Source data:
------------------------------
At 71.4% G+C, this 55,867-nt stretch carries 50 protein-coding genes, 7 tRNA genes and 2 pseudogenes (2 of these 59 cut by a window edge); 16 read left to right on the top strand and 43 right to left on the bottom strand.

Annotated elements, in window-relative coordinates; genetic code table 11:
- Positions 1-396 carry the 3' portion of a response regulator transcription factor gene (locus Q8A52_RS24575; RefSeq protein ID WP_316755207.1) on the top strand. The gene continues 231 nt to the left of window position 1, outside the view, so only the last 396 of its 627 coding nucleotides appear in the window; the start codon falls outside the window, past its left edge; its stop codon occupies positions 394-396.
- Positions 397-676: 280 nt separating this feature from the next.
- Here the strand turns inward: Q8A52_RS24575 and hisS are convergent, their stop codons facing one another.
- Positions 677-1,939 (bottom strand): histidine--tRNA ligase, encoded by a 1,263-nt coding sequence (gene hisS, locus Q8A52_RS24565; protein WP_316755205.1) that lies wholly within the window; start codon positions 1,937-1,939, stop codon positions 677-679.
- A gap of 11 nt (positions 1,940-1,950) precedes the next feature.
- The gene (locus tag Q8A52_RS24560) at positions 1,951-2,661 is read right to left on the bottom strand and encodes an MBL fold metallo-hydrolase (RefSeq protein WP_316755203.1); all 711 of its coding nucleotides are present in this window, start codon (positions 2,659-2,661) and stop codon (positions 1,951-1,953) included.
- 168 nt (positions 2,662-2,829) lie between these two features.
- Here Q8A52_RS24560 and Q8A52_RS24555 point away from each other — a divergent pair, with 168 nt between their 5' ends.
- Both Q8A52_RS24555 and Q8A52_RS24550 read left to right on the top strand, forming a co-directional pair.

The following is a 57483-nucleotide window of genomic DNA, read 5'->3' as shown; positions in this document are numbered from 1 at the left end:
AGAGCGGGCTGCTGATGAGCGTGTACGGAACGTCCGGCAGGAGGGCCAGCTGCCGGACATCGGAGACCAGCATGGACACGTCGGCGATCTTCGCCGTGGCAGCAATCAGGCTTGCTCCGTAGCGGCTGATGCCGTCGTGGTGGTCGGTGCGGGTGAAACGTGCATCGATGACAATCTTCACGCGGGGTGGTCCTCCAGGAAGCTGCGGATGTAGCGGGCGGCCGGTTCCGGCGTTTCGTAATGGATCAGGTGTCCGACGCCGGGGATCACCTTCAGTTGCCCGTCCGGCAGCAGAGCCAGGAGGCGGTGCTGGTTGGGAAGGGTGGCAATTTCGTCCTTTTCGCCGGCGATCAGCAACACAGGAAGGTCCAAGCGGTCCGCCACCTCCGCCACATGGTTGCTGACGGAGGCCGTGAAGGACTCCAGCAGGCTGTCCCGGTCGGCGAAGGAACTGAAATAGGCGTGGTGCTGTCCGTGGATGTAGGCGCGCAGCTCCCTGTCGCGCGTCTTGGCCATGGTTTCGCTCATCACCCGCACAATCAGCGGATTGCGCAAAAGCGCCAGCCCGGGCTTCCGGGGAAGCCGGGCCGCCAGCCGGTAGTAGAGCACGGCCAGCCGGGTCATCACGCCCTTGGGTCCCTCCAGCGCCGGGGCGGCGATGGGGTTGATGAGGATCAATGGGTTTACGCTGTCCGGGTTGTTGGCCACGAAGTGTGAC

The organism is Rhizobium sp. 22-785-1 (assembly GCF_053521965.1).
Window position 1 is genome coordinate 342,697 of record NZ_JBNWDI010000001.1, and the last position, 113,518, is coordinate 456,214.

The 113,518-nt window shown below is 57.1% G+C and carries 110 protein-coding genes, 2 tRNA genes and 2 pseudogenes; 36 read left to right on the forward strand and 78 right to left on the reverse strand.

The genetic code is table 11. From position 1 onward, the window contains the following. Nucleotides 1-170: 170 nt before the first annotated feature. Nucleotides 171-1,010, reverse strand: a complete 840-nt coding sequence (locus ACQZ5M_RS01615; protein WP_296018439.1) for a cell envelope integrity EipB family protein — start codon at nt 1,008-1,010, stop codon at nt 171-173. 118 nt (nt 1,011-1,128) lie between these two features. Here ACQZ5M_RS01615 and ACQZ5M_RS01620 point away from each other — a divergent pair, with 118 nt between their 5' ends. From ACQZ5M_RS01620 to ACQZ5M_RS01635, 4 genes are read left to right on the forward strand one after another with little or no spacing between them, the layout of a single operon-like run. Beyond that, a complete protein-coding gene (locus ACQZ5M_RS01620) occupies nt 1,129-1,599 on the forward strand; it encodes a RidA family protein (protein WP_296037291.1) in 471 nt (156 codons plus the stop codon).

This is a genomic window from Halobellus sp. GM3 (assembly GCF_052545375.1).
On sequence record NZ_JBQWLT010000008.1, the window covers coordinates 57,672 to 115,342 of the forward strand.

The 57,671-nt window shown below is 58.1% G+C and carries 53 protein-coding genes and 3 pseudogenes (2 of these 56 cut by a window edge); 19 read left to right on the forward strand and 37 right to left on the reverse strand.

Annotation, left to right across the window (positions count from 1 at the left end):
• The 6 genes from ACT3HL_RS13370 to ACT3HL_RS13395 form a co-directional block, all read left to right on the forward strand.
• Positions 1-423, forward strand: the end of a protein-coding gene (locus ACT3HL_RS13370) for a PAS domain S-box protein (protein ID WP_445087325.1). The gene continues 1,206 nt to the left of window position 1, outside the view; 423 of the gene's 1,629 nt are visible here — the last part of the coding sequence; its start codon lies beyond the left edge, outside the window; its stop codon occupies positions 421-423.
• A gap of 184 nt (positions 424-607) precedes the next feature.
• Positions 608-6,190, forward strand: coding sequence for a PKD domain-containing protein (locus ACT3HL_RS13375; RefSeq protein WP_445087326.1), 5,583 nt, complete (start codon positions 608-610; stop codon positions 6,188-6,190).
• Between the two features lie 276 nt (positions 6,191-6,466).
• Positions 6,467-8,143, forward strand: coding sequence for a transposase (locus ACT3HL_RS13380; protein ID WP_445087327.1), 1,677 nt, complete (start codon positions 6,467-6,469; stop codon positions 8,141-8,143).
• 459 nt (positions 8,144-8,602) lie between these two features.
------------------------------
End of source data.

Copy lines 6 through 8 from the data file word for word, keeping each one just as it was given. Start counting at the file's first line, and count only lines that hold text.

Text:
- Positions 677-1,939 (bottom strand): histidine--tRNA ligase, encoded by a 1,263-nt coding sequence (gene hisS, locus Q8A52_RS24565; protein WP_316755205.1) that lies wholly within the window; start codon positions 1,937-1,939, stop codon positions 677-679.
- A gap of 11 nt (positions 1,940-1,950) precedes the next feature.
- The gene (locus tag Q8A52_RS24560) at positions 1,951-2,661 is read right to left on the bottom strand and encodes an MBL fold metallo-hydrolase (RefSeq protein WP_316755203.1); all 711 of its coding nucleotides are present in this window, start codon (positions 2,659-2,661) and stop codon (positions 1,951-1,953) included.